Divorce and your finances
Going through a divorce can be one of life’s most painful experiences. In addition to the emotional stress, you have to make your way through the process of undoing the many financial connections you and your spouse have created over the years.
If you’re facing divorce, you may want to consider these steps and discuss your situation with your financial and legal advisors:
Taking stock of your finances
Instructions: Click each item to learn more.
- Tax returns
- Bank, mortgage and investment account statements
- Pension and retirement account statements, such as 401k or IRA information
- Insurance and beneficiary information
- Prenuptial agreement
Know the cost basis of all your assets. As you gather your financial information, it will be important to know the cost bases for all your assets as well as fair market value so you can calculate after-tax values of your assets.
- If you are younger than age 59½ and need income from retirement accounts, discuss with your tax advisor ways to potentially avoid the 10% premature distribution penalty. For example, a Qualified Domestic Relations Order (QDRO) distribution directly to you from your ex-spouse’s employer-sponsored qualified retirement plan, such as a 401(k) (but not IRA), may avoid the IRS penalty. Annual contributions (but seldom earnings) inside a Roth IRA may be accessed without tax and IRS penalties (and only under certain circumstances).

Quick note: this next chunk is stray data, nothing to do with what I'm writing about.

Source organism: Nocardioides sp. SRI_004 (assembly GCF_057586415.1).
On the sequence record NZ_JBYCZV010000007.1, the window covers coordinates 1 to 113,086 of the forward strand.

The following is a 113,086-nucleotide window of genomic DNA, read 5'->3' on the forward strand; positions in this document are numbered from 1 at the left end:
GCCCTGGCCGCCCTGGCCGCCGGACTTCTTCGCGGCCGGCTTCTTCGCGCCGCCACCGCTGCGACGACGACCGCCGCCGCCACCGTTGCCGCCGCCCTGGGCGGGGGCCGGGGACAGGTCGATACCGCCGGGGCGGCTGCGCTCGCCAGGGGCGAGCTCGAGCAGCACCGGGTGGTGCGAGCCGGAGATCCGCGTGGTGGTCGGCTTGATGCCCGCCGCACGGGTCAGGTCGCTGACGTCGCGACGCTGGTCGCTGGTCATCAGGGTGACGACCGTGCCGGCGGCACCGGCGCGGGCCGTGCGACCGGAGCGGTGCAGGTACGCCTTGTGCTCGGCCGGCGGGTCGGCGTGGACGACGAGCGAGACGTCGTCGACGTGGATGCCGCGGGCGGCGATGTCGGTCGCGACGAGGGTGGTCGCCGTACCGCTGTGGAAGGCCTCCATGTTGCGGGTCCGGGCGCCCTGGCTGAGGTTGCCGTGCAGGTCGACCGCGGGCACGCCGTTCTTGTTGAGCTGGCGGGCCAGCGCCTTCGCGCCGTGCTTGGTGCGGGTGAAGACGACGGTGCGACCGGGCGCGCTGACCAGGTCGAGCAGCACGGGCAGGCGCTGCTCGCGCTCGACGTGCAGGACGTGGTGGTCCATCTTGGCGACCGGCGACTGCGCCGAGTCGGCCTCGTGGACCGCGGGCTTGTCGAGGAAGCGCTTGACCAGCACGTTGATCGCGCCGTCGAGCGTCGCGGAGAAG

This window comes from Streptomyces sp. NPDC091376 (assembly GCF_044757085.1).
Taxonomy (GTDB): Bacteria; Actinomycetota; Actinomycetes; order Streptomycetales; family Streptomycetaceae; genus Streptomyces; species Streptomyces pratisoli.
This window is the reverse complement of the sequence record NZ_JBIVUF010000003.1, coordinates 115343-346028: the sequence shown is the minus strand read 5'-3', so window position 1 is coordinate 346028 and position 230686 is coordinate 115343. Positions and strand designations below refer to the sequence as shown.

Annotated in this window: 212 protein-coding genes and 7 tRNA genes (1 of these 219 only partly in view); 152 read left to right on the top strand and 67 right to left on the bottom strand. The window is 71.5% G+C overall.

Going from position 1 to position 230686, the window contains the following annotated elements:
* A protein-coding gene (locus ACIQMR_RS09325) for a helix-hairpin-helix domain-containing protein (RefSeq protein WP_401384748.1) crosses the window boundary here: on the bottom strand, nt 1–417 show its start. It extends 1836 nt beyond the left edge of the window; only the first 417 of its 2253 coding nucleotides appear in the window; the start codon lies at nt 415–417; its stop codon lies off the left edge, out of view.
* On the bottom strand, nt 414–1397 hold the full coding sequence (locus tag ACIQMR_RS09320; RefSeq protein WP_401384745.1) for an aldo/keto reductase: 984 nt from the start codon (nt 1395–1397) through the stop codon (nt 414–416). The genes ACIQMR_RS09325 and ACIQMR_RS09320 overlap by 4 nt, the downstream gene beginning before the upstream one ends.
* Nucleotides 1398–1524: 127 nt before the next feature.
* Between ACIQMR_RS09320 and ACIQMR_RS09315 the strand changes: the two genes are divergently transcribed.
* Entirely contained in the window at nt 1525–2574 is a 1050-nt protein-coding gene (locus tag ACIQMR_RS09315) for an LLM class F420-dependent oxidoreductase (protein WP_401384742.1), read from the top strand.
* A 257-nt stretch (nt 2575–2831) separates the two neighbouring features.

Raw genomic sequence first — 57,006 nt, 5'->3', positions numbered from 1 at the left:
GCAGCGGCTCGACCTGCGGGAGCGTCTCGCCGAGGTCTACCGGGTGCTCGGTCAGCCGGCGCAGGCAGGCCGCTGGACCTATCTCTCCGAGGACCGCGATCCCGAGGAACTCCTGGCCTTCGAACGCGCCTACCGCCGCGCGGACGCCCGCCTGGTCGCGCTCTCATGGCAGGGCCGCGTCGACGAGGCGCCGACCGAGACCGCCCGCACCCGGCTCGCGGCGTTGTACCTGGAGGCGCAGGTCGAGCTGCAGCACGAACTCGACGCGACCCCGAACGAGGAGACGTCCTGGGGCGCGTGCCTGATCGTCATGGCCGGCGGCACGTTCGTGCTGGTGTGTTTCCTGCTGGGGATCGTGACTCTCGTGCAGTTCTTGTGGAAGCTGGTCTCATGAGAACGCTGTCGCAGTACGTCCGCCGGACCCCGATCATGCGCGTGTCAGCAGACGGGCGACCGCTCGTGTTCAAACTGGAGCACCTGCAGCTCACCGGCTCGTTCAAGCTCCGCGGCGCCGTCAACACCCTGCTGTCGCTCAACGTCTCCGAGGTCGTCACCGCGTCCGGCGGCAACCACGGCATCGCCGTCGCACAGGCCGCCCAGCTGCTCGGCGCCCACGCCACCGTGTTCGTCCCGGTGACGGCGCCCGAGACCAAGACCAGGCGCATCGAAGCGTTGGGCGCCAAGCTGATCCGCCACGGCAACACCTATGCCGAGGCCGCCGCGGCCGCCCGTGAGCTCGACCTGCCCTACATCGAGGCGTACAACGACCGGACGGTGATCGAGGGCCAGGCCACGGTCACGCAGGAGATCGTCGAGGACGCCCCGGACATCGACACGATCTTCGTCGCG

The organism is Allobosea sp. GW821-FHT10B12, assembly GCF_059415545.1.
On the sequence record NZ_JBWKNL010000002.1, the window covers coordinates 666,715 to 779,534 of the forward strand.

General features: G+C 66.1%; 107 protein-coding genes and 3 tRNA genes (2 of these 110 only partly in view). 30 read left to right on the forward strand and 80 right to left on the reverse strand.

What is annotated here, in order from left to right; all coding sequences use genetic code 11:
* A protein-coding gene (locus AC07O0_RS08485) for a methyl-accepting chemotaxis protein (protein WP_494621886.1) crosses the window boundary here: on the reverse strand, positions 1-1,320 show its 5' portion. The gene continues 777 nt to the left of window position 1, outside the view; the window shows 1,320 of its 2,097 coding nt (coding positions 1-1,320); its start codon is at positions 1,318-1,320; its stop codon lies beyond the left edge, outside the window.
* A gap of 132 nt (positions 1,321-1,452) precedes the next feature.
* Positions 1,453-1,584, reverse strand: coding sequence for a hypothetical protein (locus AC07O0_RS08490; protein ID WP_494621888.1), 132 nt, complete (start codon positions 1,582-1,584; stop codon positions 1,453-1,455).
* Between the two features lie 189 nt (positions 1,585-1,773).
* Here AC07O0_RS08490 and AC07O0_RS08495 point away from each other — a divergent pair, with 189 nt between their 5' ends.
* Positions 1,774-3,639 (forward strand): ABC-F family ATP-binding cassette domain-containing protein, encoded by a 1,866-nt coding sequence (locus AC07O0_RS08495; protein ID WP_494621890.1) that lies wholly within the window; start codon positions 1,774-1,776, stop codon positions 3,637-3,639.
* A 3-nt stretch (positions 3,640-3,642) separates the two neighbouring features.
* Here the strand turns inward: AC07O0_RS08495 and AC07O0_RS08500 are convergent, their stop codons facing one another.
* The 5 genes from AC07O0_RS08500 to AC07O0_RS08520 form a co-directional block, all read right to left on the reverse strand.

- If you want your ex-spouse to remain a beneficiary, some accounts may require you to file a new beneficiary designation form after the divorce, even though he or she may already be named as a beneficiary.
Review and update estate planning documents
- Remove your ex-spouse as beneficiary, executor, personal representative, successor trustee, or agent under healthcare and property powers of attorney (as appropriate).
- Update your will. If you have minor children, consider leaving any assets in a trust for the children; you may want to name someone other than your ex-spouse as trustee.
- Thoroughly review both primary and contingent beneficiary designations; don’t overlook less common items such as:
- Disability insurance
- Long-term care insurance
- Company benefits
- If you know your ex-spouse’s estate plan, discuss it with your attorney to determine whether it may affect how you want your plan to work.
Watch for stress
If you or your children are having difficulty coping with the divorce, intervene quickly and consider talking with a qualified counselor or spiritual advisor.